Zutho is a traditional rice beverage prepared by the Angami tribe that is largely based in Kohima and Dimapur districts in Nagaland. This indigenous rice brew that forms an important part of the culture and heritage of the ethnic tribes of Nagaland like the Ao, Lotha, Angami, Khiamniungan and Sümi Naga is called by different names with slight variations in its preparation.
Zutho is prepared using sticky rice and a starter cake called piazu which is interestingly sprouted rice. The unhulled rice is first soaked in water for 3 to 4 days after which some of the water is drained out. The grains are left to germinate which takes about a week or more depending on the prevailing weather conditions.
The sprouted rice grains are pounded into a fine powder using a mortar and pestle. This powder is known as piazu. Locally available sticky rice (red or white) or millets (if rice is in short supply or during the lean period) is nicely washed and cooked. It is then spread out on a bamboo mat and left to cool.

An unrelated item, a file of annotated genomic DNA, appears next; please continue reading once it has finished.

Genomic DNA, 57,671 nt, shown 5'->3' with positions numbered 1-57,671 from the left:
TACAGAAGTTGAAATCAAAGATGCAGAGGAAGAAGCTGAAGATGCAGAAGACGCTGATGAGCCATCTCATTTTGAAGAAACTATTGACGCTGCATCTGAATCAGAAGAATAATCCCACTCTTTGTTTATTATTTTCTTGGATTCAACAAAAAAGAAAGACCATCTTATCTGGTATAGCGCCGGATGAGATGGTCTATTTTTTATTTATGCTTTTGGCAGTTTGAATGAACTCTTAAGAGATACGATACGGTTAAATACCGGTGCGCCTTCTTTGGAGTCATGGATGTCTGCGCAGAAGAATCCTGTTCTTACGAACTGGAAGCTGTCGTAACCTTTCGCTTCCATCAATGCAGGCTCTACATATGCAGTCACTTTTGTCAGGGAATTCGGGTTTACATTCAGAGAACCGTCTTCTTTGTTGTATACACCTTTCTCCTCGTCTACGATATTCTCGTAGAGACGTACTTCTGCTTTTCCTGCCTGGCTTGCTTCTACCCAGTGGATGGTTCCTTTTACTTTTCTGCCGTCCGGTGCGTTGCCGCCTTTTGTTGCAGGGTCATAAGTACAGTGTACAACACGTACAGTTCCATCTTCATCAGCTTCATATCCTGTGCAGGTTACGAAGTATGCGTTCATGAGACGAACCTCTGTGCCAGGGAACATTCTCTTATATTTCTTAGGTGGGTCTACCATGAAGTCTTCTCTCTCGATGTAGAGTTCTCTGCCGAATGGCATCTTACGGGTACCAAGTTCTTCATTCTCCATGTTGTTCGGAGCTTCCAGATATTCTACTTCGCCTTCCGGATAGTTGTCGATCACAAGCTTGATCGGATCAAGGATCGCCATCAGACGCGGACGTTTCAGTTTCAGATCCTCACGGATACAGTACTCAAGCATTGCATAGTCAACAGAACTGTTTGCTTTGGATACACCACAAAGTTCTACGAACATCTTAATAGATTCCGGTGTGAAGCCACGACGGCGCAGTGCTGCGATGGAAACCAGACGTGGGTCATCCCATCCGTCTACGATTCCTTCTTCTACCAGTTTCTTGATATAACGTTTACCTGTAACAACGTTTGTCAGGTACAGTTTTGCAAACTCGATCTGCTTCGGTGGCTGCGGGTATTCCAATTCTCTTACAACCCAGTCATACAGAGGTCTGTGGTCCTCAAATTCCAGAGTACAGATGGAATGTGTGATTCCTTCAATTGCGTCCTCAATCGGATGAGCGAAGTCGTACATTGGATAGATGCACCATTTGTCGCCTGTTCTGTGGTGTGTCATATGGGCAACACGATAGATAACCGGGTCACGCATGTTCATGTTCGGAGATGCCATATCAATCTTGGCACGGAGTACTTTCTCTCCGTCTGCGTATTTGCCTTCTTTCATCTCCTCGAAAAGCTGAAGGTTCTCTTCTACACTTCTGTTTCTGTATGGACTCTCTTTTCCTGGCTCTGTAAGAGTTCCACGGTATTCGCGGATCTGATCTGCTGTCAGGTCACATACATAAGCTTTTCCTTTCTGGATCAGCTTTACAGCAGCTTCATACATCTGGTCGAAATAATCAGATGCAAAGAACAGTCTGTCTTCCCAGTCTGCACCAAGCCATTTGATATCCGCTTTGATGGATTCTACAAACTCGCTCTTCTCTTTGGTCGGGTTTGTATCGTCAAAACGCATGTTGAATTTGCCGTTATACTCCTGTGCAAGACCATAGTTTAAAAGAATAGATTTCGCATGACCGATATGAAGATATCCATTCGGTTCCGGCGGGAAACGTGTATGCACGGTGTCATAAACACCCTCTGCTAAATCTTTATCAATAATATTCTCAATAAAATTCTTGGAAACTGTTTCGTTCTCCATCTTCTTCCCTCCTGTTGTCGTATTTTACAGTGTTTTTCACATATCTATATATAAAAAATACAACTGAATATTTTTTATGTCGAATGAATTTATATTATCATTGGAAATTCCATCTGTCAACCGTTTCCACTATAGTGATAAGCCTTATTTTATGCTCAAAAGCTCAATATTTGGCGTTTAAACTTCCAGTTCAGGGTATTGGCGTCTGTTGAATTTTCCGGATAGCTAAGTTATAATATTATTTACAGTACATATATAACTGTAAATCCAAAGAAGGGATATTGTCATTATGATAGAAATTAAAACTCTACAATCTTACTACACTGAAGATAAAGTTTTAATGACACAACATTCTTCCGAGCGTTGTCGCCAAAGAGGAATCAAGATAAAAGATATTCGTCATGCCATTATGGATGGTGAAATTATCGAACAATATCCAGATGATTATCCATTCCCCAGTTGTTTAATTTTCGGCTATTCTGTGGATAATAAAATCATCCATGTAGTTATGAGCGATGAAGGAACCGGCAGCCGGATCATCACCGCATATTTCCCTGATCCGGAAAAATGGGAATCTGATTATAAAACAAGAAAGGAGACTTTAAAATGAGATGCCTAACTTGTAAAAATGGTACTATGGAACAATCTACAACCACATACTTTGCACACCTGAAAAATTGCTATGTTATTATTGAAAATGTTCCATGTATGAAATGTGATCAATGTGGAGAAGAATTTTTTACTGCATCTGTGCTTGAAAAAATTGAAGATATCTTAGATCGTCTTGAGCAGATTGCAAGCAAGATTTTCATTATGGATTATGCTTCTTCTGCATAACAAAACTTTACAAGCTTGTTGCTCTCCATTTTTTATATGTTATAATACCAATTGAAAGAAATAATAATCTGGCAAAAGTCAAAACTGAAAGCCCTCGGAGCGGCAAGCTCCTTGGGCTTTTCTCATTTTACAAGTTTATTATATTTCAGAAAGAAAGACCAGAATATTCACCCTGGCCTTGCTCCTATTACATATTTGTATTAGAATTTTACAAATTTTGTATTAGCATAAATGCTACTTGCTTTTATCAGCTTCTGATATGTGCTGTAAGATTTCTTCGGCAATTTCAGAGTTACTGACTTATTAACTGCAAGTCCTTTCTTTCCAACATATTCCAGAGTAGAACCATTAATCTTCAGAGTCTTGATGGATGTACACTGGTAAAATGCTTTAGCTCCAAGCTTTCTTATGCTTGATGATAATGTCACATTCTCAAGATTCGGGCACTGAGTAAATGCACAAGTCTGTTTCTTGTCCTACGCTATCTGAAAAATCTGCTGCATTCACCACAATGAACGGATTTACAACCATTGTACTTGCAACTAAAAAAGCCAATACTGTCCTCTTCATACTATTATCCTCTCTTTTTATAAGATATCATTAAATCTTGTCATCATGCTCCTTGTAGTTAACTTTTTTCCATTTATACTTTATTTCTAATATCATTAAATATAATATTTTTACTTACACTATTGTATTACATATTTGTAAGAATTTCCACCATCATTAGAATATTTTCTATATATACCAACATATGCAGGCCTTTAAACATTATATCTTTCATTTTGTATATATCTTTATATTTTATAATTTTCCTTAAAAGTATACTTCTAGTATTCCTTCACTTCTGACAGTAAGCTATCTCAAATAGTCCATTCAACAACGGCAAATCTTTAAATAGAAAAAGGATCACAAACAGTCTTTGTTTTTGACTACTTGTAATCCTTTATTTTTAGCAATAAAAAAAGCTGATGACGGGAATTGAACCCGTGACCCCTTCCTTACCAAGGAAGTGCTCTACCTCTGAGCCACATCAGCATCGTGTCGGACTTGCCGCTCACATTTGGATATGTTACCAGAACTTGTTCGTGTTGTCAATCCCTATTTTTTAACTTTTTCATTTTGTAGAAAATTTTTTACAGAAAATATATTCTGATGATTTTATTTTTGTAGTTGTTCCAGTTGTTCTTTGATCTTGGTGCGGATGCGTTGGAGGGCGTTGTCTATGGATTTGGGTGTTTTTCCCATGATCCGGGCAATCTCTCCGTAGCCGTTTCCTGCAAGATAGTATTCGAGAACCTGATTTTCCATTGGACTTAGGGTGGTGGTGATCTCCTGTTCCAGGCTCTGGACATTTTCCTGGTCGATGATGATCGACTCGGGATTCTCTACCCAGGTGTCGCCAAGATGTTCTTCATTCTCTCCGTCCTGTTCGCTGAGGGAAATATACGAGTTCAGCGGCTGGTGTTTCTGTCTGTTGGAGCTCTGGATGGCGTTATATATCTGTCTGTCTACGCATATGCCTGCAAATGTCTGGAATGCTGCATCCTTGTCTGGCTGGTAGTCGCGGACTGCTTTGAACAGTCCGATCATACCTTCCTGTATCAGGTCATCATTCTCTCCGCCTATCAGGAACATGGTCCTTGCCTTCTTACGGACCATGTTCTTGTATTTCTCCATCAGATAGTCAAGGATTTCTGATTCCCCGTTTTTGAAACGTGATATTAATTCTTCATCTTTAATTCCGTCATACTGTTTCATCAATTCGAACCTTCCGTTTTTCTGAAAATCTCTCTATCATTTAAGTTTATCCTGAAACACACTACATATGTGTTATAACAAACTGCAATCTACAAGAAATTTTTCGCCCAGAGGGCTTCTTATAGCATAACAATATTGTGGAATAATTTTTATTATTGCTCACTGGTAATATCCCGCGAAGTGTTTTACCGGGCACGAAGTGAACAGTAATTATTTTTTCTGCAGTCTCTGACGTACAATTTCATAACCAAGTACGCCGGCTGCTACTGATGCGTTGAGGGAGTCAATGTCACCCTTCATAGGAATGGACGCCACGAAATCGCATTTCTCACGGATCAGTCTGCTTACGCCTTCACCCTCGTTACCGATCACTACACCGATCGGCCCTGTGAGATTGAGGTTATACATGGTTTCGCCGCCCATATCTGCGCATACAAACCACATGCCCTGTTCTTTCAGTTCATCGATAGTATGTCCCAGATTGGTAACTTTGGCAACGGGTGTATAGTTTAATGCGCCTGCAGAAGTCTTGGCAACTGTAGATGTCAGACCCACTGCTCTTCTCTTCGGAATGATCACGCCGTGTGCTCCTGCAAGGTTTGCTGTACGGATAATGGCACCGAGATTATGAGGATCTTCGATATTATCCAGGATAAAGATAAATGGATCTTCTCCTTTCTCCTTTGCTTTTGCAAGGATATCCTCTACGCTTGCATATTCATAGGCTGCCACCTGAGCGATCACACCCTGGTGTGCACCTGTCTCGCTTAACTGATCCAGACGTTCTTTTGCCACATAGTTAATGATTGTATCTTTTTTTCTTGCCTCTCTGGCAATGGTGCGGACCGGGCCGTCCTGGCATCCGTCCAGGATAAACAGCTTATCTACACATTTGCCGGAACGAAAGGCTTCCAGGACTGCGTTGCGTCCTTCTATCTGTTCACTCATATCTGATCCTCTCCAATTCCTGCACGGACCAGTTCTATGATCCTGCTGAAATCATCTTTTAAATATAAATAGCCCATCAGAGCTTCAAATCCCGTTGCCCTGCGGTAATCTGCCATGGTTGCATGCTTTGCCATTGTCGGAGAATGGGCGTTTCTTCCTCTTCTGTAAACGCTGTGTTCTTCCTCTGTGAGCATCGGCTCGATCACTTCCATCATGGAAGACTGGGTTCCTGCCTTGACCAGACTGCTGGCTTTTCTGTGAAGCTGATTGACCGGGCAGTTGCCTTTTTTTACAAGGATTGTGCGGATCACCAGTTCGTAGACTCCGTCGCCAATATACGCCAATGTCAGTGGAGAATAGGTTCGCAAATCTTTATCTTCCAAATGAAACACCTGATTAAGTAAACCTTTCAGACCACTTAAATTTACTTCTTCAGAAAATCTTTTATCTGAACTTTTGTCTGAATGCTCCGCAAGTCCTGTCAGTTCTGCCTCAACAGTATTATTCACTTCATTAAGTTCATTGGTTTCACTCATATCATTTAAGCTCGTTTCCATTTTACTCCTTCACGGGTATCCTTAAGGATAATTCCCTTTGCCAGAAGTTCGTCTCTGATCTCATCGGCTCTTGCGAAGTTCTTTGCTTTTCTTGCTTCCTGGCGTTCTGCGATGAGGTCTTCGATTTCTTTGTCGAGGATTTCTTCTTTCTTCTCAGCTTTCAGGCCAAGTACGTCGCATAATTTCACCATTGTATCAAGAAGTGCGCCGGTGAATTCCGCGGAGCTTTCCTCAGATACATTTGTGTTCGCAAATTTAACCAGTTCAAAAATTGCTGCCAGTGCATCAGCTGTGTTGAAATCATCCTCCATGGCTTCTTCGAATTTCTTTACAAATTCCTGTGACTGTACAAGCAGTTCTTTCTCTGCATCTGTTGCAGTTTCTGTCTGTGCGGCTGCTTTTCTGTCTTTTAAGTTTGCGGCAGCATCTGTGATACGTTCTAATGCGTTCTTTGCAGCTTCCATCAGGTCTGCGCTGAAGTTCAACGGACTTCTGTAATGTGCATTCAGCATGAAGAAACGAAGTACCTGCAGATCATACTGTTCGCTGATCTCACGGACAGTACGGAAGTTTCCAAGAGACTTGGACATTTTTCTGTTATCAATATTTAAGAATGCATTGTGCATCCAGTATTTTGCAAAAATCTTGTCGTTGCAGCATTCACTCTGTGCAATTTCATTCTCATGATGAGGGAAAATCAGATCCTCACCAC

The piazu is added to the cool rice and mixed well. The mixture is then kept in a large container (earthen or wooden vessel) and allowed to ferment. Fermentation usually takes about 4 days in summer and maybe a week in winter. A larger quantity of piazu might be added in winter to ease the process of fermentation.
After the mixture has fermented, some amount of water is added to the home brew which is then filtered using a bamboo mesh and served in bamboo cups. This whitish porridge-like drink is sweet and sour to taste with a mild fruity odour. The Angamis sometimes carry zutho while working in the fields as it is highly nutritional. They drink this along with ginger, chillies or chutney.
This staple drink of the Angamis is generally prepared by women and served to the young and old. It features in all the important festivals of the Nagas. Zutho is believed to have medicinal properties and helps to regulate blood pressure, high fever and improve one’s digestion and increase their stamina.
Written by Lakshmi Subramanian
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